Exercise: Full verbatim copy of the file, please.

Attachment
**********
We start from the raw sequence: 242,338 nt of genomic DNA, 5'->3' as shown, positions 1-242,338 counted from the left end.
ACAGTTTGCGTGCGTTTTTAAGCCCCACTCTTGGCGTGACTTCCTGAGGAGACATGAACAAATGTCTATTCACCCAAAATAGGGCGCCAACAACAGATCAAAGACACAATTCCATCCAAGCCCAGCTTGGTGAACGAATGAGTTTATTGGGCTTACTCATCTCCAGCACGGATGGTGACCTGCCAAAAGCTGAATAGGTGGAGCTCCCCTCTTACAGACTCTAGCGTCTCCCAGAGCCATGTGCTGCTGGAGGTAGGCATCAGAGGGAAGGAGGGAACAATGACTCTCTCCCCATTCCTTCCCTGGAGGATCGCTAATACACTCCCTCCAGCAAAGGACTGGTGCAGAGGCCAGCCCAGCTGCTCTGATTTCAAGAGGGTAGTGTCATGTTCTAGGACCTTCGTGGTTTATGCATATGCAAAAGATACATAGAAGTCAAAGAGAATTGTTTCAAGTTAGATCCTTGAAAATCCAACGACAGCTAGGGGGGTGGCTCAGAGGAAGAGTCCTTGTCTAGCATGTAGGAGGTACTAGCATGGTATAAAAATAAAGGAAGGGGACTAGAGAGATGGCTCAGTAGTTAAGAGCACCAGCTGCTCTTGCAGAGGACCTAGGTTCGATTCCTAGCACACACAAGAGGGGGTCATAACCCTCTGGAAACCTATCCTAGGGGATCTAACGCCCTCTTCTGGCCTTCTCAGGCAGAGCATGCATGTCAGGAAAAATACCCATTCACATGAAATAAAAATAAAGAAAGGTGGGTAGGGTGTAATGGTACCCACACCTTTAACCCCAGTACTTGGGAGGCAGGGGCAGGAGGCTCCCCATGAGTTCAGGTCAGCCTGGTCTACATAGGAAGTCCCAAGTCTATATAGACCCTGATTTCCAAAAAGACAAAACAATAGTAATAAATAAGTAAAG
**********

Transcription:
We start from the raw sequence: 242,338 nt of genomic DNA, 5'->3' as shown, positions 1-242,338 counted from the left end.
ACAGTTTGCGTGCGTTTTTAAGCCCCACTCTTGGCGTGACTTCCTGAGGAGACATGAACAAATGTCTATTCACCCAAAATAGGGCGCCAACAACAGATCAAAGACACAATTCCATCCAAGCCCAGCTTGGTGAACGAATGAGTTTATTGGGCTTACTCATCTCCAGCACGGATGGTGACCTGCCAAAAGCTGAATAGGTGGAGCTCCCCTCTTACAGACTCTAGCGTCTCCCAGAGCCATGTGCTGCTGGAGGTAGGCATCAGAGGGAAGGAGGGAACAATGACTCTCTCCCCATTCCTTCCCTGGAGGATCGCTAATACACTCCCTCCAGCAAAGGACTGGTGCAGAGGCCAGCCCAGCTGCTCTGATTTCAAGAGGGTAGTGTCATGTTCTAGGACCTTCGTGGTTTATGCATATGCAAAAGATACATAGAAGTCAAAGAGAATTGTTTCAAGTTAGATCCTTGAAAATCCAACGACAGCTAGGGGGGTGGCTCAGAGGAAGAGTCCTTGTCTAGCATGTAGGAGGTACTAGCATGGTATAAAAATAAAGGAAGGGGACTAGAGAGATGGCTCAGTAGTTAAGAGCACCAGCTGCTCTTGCAGAGGACCTAGGTTCGATTCCTAGCACACACAAGAGGGGGTCATAACCCTCTGGAAACCTATCCTAGGGGATCTAACGCCCTCTTCTGGCCTTCTCAGGCAGAGCATGCATGTCAGGAAAAATACCCATTCACATGAAATAAAAATAAAGAAAGGTGGGTAGGGTGTAATGGTACCCACACCTTTAACCCCAGTACTTGGGAGGCAGGGGCAGGAGGCTCCCCATGAGTTCAGGTCAGCCTGGTCTACATAGGAAGTCCCAAGTCTATATAGACCCTGATTTCCAAAAAGACAAAACAATAGTAATAAATAAGTAAAG